Thank you sir. If my game ever gets completed it will be largely due to the excellent help and advice I always receive here. Hopefully one day I’ll be able to return the favour.
Edit: Having read up on this it would appear that the mask completely removes the glass. Although this isnt a problem when aiming, I was hoping to achieve a glass finish so that it would reflect light realistically when not in ‘aim-mode’. I can’t remember how games like Battlefield deal with this… am I being over ambitious, or can it be done without too much of a performance hit?
If you want to have tinted glass, change the Blend mode to translucent and give the mask a shade of gray instead of full black.
If you then leave the diffuse mask black where the glass part is, you can multiply the gray glass mask with a constant color and add it to the diffuse.
This way you have flexible control of the glass tint.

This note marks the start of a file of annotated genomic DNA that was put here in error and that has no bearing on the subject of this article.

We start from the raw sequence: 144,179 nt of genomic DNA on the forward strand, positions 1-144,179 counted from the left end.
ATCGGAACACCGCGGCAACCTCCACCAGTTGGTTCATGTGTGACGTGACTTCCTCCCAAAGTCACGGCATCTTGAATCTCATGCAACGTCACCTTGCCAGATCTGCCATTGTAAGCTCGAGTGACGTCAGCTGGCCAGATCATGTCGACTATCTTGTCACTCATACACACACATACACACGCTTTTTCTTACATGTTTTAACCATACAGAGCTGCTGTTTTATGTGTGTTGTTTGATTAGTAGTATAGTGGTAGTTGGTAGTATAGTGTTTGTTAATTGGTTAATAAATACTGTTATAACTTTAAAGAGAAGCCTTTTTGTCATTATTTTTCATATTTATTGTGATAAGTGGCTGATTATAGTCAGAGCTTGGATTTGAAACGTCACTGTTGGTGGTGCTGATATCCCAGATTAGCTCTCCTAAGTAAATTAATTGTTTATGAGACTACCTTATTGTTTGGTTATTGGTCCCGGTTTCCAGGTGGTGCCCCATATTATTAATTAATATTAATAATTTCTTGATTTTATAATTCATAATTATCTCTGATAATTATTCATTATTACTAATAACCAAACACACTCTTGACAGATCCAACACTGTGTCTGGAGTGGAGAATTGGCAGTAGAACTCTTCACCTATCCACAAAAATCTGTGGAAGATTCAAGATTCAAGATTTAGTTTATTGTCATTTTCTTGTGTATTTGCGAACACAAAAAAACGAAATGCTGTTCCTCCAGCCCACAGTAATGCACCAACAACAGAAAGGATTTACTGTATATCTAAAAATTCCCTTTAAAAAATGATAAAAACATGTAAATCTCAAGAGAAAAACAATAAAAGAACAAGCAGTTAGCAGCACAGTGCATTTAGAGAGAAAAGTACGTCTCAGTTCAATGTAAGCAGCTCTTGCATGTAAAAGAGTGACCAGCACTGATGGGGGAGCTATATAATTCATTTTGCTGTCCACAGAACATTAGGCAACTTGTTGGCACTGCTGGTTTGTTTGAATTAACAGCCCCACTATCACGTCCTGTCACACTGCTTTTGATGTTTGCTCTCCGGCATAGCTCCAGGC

Or you bake the glass color into the diffuse. Less flexibility, but you save some shader instructions…
PS: If you want different blend modes for each (translucent for reticle and opaque for the gun), you need indeed split it into two material IDs.
Bear in mind that this will incurr an additional drawcall…
I don’t think that’s a great idea, because if the same material is mapped on the entire weapon, the entire weapon will be rendered in the transparency pass.
Instead, create two materials, one for the opaque bit, and one for the non-opaque bit (glass.)
While you could still use a single texture map for opacity and one for transparency with the glass being a small slice of the UV space of the gun, that would be very wasteful for the transparency map, as it’s not needed for all of the opaque parts.
Instead, I would use a separate UV map and separate texture for the glass part. This also lets you add a distortion/refraction map for the glass, if you don’t want it to be perfectly flat.
Separately, you will have to do some fixing-up of the material once imported into the engine; there’s no getting around that. But if you break the two parts into two separate materials, with separate texture maps, that’ll make the fixing-up easier.